Some researchers at U. Rochester and U. Cal. Berkeley attempted to estimate how much information a child learns to acquire a native language.
To put our lower estimate in perspective, each day for 18 years a child must wake up and remember, perfectly and for the rest of their life, an amount of information equivalent to the information in this sequence:
Even at the lower end, it suggests the presence of mechanisms in the brain that help in language acquisition. I guess a question I have is what is the threshold for there not to be one? (The upper end is almost 2,000 bits a day.)
And we are talking about every bit here being new information. Similar to the Five Books a Day post, these are NEW bits every day.
The amounts are staggering to me. And it strikes me how impressively children learn about the world, categorize the data, and synthesize it into information. The challenge as a parent is to ensure the child gets enough exposure to acquire all this data.
Fleur has gleeful look when adults make weird sounds before doing something funny. Nose boops, tickles, and the like. She loves the stuff from people she likes. And doing it well, is a good way into her favorite people list.
Dopamine is thought of as the reward neurotransmitter. But, it is more complicated. It is what we get anticipating a reward. Say, you are playing a video game, dopamine surges to ensure you focus and persevere to achieve the level or match.
The noise right before tells her it is coming. Classical conditioning pairs a neutral stimulus with a desired one. The prior one is neutral the first time, but after she has paired it with the desired stimulus and anticipates the desired one. It seems like she enjoys the anticipation almost as much.
In getting mobile and manipulating objects, she is learning to use operant conditioning as well. She exerts her will on the world around her. This takes the form of doing the same thing over and over both using the same technique to confirm it works and adjusting to see what might work better. The other day she was trying to get into my tablet and tapping different spots to see how it reacted. You could see the Scientific Method in action: hypothesis, design test, execute test, evaluate result, new hypothesis.
Something I never thought about in university psychology classes was the impressive nature of linking things into causal chains. If this, then that. Over and over. Both forms of conditioning require understanding causation. The sponge that is Fleur’s brain seems to seek out understanding causation. And happiness to me is creating an environment for her try things and figure out how they work.
On how the Inuit control anger starting with young children.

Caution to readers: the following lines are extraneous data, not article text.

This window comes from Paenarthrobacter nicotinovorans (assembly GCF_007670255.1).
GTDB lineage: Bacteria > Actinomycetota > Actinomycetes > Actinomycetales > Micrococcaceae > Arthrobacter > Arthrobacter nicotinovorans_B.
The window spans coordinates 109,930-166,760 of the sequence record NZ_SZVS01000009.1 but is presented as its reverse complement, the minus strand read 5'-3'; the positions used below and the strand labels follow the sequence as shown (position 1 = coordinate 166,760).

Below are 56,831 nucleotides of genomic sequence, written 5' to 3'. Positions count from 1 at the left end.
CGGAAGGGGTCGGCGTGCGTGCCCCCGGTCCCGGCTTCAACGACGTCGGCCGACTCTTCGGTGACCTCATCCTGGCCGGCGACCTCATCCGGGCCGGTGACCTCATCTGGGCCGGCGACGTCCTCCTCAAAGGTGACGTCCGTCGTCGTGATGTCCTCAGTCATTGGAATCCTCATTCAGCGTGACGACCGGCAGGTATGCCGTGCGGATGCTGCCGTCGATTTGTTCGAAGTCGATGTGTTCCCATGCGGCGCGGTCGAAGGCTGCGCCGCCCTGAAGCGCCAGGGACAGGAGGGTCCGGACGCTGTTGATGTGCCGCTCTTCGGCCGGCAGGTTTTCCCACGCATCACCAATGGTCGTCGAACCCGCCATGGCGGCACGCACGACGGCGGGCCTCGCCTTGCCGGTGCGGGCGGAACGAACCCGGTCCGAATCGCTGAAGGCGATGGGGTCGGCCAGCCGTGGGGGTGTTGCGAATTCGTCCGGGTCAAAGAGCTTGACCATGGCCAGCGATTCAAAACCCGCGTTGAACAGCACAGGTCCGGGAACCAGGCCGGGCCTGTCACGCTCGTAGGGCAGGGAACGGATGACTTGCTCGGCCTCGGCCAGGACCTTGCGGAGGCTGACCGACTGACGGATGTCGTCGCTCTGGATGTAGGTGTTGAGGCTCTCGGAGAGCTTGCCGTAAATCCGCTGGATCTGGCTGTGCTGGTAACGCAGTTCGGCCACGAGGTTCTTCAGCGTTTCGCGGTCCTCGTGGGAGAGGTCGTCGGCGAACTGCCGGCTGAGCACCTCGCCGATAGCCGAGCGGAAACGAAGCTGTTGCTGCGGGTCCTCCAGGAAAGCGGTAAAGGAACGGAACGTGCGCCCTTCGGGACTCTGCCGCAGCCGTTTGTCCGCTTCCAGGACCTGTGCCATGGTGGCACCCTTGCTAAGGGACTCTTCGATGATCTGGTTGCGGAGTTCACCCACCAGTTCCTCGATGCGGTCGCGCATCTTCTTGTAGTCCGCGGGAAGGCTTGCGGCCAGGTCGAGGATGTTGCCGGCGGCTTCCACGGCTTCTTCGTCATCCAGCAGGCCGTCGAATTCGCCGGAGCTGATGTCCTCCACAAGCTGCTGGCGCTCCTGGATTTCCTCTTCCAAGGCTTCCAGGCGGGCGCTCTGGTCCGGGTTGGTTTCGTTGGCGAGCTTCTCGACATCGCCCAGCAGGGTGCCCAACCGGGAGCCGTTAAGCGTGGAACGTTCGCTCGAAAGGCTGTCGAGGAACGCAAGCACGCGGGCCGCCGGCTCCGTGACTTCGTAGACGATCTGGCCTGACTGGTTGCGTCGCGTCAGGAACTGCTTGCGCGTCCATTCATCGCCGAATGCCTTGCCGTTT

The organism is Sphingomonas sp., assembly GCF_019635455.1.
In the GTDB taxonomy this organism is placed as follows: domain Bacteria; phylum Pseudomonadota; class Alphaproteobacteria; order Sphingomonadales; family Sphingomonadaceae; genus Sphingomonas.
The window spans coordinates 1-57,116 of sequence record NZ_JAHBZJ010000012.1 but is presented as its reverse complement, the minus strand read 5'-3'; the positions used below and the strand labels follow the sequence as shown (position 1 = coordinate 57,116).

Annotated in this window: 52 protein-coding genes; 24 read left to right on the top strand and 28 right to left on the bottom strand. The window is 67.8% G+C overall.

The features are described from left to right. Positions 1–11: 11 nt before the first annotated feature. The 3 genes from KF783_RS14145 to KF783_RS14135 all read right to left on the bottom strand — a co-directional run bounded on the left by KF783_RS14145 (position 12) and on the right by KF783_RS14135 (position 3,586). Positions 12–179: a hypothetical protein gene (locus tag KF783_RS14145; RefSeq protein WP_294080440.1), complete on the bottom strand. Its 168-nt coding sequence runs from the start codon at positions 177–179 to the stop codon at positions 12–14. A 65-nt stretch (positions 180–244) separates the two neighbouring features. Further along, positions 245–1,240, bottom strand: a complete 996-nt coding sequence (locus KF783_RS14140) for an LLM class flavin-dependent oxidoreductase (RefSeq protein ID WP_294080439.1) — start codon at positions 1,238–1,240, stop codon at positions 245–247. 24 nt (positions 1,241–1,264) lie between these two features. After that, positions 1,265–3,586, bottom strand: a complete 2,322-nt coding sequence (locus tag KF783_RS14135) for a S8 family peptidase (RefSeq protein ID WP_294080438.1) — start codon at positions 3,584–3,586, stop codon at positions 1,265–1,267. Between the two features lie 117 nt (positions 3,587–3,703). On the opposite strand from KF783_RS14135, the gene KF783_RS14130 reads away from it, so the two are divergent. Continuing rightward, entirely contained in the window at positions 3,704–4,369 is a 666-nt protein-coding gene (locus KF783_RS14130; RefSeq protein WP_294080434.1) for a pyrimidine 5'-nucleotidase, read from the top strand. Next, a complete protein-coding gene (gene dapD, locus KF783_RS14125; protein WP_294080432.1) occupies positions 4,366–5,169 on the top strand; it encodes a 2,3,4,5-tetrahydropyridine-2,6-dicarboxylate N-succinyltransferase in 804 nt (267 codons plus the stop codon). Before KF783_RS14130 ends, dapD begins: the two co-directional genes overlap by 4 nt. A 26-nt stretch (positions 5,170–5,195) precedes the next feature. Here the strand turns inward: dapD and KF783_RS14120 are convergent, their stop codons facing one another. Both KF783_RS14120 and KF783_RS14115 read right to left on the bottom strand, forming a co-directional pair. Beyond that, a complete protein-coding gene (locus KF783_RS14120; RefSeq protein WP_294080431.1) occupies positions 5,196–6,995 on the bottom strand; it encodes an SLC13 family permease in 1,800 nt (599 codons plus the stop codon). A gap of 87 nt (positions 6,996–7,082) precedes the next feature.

Across the board, all the moms mention one golden rule: Don’t shout or yell at small children.
Traditional Inuit parenting is incredibly nurturing and tender. If you took all the parenting styles around the world and ranked them by their gentleness, the Inuit approach would likely rank near the top.
The culture views scolding — or even speaking to children in an angry voice — as inappropriate, says Lisa Ipeelie, a radio producer and mom who grew up with 12 siblings. “When they’re little, it doesn’t help to raise your voice,” she says. “It will just make your own heart rate go up.”
Traditionally, the Inuit saw yelling at a small child as demeaning. It’s as if the adult is having a tantrum; it’s basically stooping to the level of the child.
Where the article gets really interesting is the use of storytelling. They have oral stories passed down ever generations that are designed to shape behavior to prevent bad behavior. So, instead of raising your voice, you seed their imagination that they are going to suffer if they do the bad thing and softly remind them about this potentiality. Or perform satire of the bad behavior to make the perpetrator of it appear childish.
I also love how this ties into the traditions of storytelling. I view blogging as the modern equivalent: a medium of passing along information for the social group. Bloggers are modern griots. A tribe’s storyteller holds a prized position in the group, which is due, I think, to how our brains are wired to better understand information in the form of a story.
I love reading about the incongruity of the kids of friends. Part of why I started this is in hopes of reporting on the best of Fleur’s. The Atlantic has a good article “Knock Knock. Who’s There? Kids. Kids Who? Kids Tell Terrible Jokes.“:
“Even when their parents are feeding them ‘dad jokes’ to try to teach them about humor, half of the jokes that kids hear, they don’t quite get.” So it’s only natural, Dubinsky says, for some children to believe that a couple of absurd or mismatched concepts assembled into a familiar “knock-knock” or “What do you call …” structure adds up to a joke.
“Kids say, ‘Oh, jokes are about incongruity. I’ll show you some incongruity,’” Dubinsky says. “But they haven’t got the sophistication to construct an incongruity that’s going to be resolvable.”
Which, coincidentally, sometimes results in jokes that resemble a more advanced form of humor: an “anti-joke.” Anti-jokes deliberately deny the audience a clever or satisfying punch line, and they often serve as edgy or sophisticated commentary on jokes themselves.
Poor Fleur will suffer from “dad jokes.” She already hears them. She just has no idea she is inundated with them. And I love me some incongruity. So much of my attention is analyzing rules from social behavior to code to business process rules. I am always interested in the how and why to tease out mismatches to learn from them. Maybe that is why I love “dad jokes” so much?